An open letter to Alan Chambers

Gay rights activists wave flags during a rally in Belgrade. (Reuters/Marko Djurica) Dear Alan, We have never met, but we … Continued


Gay rights activists wave flags during a rally in Belgrade. (Reuters/Marko Djurica)

Dear Alan,

We have never met, but we were on the same Our America With Lisa Ling episode called “Pray the Gay Away?”. You spoke about the ability to change your sexual orientation. I spoke about my own experience (and the experience of many others) that it seems to be impossible to change your sexual orientation and that God loves all people no matter whether they are lesbian, gay, bisexual, transgender, asexual, or heterosexual. I have thought about you and prayed for you ever since I saw the episode.

I have just read your letter of apology and the news of the “shutting down” of Exodus International. First of all, I want to thank you for your apology. Admitting that you have done wrong is always difficult. Admitting you have done wrong publicly is much more daunting than simply admitting it privately. Your organization has caused a great deal of turmoil, heartache and pain for the past three decades. I do not envy you the task that you have taken on.

I have already read comments from a number of people who don’t trust your apology and who have been so hurt by Exodus in the past that your words seem incredibly hollow. I hope and pray that is not the case. After your eloquent apology to the damage that Exodus International has done, I wonder how you plan on making amends? I have a couple of ideas.

I have just looked at the Exodus International Web site and I wonder what it would look like if in your list of resources you might include organizations like “The Trevor Project”, “Trinity Place Shelter“, and the program I co-founded ten years ago, “The Naming Project“, just to name a few. These organizations work hard at healing just a fraction of the damage that has been done to LGBT youth; damage that quite tragically has been done much of the time in the name of Jesus Christ. You could also offer a link to the Gay Christian Network, an online organization that gives LGBT Christians a place to listen and share their joys, struggles, and lives.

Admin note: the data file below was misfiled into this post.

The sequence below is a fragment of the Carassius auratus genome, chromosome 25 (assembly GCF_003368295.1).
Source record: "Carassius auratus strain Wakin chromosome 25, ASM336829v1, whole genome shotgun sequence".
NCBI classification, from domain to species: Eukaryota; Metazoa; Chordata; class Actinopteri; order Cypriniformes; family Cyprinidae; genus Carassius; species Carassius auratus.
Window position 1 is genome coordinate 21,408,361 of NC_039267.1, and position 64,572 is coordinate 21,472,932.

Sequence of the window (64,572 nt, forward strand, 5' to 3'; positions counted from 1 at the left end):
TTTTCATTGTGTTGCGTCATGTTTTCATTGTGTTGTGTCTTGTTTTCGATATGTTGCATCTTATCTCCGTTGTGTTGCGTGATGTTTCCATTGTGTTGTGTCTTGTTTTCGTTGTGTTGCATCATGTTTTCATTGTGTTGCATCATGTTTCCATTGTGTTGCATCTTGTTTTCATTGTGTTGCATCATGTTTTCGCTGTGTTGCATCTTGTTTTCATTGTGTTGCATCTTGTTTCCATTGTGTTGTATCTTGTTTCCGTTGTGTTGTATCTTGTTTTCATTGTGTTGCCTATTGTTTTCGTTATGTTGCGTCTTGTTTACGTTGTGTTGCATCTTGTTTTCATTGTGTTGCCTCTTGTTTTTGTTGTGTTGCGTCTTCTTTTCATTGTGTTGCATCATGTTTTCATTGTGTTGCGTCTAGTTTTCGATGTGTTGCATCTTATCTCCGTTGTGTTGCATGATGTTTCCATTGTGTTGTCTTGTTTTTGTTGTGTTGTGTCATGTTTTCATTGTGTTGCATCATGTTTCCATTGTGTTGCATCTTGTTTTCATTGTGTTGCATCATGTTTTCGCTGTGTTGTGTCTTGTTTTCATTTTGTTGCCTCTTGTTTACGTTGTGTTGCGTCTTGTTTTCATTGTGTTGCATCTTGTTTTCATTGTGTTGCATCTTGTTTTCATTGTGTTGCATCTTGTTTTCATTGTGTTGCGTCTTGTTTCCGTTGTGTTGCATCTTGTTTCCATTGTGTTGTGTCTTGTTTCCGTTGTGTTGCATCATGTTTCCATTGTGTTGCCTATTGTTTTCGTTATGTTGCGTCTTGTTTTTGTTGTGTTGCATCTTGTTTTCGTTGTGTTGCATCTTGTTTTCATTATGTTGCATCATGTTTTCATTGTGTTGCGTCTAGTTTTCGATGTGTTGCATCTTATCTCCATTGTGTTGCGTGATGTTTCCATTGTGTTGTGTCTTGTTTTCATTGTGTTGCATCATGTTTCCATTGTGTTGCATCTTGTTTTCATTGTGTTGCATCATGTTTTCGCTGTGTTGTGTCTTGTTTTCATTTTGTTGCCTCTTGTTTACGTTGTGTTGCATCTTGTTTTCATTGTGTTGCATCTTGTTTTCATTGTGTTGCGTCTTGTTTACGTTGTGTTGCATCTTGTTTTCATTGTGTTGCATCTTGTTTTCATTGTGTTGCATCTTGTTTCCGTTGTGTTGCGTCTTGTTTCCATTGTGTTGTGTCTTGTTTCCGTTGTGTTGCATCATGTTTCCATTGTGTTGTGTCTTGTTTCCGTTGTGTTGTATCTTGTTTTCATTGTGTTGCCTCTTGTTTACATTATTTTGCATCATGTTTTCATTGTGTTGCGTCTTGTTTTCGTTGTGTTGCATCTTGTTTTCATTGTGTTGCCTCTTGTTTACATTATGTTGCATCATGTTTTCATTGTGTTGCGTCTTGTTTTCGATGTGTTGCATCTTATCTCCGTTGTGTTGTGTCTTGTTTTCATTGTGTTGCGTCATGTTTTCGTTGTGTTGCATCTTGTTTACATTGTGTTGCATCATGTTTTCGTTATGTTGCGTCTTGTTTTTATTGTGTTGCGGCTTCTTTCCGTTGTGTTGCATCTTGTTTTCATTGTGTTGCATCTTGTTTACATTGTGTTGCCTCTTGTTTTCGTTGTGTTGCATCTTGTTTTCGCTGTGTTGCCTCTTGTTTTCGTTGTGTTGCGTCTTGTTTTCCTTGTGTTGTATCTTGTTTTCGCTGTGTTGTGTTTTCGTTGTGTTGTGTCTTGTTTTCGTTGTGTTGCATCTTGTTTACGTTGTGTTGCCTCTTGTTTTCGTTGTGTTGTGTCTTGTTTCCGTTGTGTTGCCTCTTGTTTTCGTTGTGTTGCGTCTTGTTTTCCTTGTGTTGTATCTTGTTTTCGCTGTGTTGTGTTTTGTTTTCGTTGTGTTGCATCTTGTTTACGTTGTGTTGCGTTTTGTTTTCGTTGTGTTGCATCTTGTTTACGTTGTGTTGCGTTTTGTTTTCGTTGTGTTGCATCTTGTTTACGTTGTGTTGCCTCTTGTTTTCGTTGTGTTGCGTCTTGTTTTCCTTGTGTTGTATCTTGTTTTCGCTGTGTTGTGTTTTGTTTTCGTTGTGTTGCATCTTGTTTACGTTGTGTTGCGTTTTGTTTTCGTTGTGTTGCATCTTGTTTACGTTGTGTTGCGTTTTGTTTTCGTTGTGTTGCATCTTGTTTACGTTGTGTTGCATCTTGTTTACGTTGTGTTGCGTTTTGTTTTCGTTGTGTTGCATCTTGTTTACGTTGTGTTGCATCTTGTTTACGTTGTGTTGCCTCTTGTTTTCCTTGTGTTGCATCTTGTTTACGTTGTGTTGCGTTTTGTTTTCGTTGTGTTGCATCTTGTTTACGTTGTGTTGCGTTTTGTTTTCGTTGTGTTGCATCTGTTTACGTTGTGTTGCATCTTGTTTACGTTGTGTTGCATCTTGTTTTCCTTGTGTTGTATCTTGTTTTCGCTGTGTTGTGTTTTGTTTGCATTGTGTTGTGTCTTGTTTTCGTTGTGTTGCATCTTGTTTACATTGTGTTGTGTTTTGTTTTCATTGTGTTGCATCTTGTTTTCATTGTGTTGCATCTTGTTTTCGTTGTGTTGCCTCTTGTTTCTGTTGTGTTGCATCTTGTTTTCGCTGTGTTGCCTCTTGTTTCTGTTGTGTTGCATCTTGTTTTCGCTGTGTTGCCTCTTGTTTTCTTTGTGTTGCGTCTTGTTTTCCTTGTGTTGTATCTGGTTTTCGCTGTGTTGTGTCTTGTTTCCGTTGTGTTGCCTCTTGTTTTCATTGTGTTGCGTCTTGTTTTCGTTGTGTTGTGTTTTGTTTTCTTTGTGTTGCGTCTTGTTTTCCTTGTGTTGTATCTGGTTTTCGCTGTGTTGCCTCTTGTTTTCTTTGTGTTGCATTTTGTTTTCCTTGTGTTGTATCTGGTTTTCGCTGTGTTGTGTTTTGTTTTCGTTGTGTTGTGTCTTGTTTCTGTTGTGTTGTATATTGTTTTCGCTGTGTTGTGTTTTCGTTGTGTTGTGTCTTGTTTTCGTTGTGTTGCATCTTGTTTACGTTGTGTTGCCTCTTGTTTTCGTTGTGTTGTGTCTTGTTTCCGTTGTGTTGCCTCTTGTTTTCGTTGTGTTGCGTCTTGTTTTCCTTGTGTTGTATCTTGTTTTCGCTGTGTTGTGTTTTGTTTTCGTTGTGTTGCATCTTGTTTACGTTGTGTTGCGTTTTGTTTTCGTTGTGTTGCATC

To take this one step further: what would it look like to offer financial resources to some of these organizations? A financial gift offered from Exodus International to help these organizations continue their work helping LGBT people would speak volumes and really help people understand how sorry you are. As you close down the Exodus business, I assume that there would be some money left over for donations to be made.

In your apology, you said that you were sorry that you “didn’t stand up to people publicly ‘on [your] side’” who were calling others names. Putting “on my side” in quotation marks in your apology was interesting to me. We have all learned how to be on particular “sides” in life and for many years, the media has worked hard to make these sides as pronounced as possible to give people a sense of drama and tension. But we do not have to live that way if we don’t want to.

Alan, to make this apology real, it is time to put it into action and that means taking the very risky step of explaining to “your side” why “my side” is loved by God just as much as you are, just as we are. After a while, we might even stop thinking about sides. Galatians 3.28, where all are one in Christ might become a little more of a reality. A simple re-branding of your organization will not make your apology believable. You want your apology to be real, right? For the lives of so many people out there, I pray that you do.

Your Brother in Christ,

The Rev. Jay A. Wiesner

Co-Founder of The Naming Project

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